The Ceramic and Allied Trades Union, the major union for pottery workers, the headquarters of which are in my area, passed a resolution at a recent conference that it should do everything possible to ensure that a well woman clinic was established in north Staffordshire. On a number of occasions, I have made inquiries of the district health authority about that, but it has said that it does not consider that such a clinic is necessary.

I am sure that CATU members will be delighted that they have the full support of women hon. Members for a well woman clinic. I am sure that even the Minister will exert some pressure to demonstrate the importance of such clinics. If we had such clinics I believe that there would be many more of the "reconstructed women" referred to earlier.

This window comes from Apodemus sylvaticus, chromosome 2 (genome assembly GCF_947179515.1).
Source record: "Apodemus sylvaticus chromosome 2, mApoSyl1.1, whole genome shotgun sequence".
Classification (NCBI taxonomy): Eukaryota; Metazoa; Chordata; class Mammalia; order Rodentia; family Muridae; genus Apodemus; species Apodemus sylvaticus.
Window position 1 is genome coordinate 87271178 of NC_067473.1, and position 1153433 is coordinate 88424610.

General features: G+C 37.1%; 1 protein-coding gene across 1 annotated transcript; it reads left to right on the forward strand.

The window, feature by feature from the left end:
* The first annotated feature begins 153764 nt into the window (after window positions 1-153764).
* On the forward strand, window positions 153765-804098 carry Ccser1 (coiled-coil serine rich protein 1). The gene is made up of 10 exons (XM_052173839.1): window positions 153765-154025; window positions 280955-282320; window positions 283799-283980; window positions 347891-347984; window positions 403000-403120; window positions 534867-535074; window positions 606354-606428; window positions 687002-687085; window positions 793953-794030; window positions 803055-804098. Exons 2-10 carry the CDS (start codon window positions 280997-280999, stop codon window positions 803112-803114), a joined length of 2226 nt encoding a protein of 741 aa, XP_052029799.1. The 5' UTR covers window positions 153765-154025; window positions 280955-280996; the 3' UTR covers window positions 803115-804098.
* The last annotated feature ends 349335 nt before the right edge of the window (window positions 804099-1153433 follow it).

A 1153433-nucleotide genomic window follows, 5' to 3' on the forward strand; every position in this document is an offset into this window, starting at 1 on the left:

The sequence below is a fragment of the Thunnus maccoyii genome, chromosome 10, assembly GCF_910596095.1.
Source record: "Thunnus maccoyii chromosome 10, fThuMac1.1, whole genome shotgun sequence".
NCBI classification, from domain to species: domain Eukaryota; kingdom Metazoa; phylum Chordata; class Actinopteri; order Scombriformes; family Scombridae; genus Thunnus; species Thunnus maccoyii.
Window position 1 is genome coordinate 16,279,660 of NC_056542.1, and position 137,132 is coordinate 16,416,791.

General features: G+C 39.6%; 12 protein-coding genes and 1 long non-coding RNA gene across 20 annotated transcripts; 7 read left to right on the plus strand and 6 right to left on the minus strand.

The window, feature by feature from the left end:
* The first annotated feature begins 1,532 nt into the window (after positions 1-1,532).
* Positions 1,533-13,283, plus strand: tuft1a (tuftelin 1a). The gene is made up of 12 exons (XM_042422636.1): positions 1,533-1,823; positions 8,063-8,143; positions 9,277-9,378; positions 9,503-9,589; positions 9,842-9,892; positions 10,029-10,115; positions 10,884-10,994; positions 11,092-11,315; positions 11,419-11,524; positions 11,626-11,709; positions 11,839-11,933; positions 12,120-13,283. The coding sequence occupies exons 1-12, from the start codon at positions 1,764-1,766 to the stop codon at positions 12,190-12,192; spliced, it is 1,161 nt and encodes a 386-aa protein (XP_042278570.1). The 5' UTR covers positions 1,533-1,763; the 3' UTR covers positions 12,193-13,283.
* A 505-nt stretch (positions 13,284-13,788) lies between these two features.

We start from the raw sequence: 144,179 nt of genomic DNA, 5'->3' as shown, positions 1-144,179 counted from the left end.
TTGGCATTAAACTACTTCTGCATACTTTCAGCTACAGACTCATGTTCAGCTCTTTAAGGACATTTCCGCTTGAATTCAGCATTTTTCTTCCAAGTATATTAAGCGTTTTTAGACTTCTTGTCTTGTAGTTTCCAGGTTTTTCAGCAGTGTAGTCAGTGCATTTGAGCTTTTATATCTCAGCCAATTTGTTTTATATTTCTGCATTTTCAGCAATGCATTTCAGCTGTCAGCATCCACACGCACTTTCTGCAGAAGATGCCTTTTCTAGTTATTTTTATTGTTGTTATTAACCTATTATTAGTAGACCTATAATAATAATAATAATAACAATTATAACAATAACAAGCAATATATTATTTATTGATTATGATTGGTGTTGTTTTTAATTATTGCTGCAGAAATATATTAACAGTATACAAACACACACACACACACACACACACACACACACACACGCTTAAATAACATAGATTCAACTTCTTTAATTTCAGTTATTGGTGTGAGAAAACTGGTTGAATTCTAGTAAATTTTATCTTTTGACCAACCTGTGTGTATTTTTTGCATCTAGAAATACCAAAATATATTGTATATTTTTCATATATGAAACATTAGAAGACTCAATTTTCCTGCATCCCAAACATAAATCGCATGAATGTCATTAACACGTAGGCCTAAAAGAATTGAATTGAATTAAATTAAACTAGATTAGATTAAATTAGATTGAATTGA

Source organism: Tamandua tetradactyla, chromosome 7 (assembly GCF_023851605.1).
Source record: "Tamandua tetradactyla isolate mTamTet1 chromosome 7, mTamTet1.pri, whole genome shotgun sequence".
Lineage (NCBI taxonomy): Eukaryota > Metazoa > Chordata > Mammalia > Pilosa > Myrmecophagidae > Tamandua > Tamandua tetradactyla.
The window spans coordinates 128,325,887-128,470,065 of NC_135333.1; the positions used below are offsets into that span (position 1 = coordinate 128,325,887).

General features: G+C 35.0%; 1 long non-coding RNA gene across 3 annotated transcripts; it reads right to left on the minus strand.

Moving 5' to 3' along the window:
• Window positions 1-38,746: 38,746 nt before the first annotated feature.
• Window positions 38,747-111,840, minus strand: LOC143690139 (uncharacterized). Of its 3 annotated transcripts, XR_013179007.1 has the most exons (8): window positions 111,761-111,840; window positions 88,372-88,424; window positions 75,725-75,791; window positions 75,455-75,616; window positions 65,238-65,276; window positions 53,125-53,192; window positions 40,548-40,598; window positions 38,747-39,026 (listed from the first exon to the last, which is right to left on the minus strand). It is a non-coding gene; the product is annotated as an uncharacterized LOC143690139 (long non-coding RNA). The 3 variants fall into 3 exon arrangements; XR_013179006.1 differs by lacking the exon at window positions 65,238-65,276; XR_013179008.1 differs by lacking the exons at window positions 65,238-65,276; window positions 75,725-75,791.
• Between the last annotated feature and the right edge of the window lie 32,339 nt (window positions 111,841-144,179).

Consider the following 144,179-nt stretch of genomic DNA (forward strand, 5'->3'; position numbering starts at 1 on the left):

I share the disappointment that the provision of school meals has been cut and the fact that marvellous initiatives, such as the healthy eating initiative adopted by Staffordshire county council, are likely to be affected by competitive tendering and as a result of loss of income due to social security changes.

Last week, a dentist in my constituency told me that Stoke-on-Trent is a black spot for tooth decay. I am sure that those of us who are mothers have, from time to time, had a child screaming with toothache. We must take into account the cuts in the school dental service and the recent charges for dental treatment that have been introduced.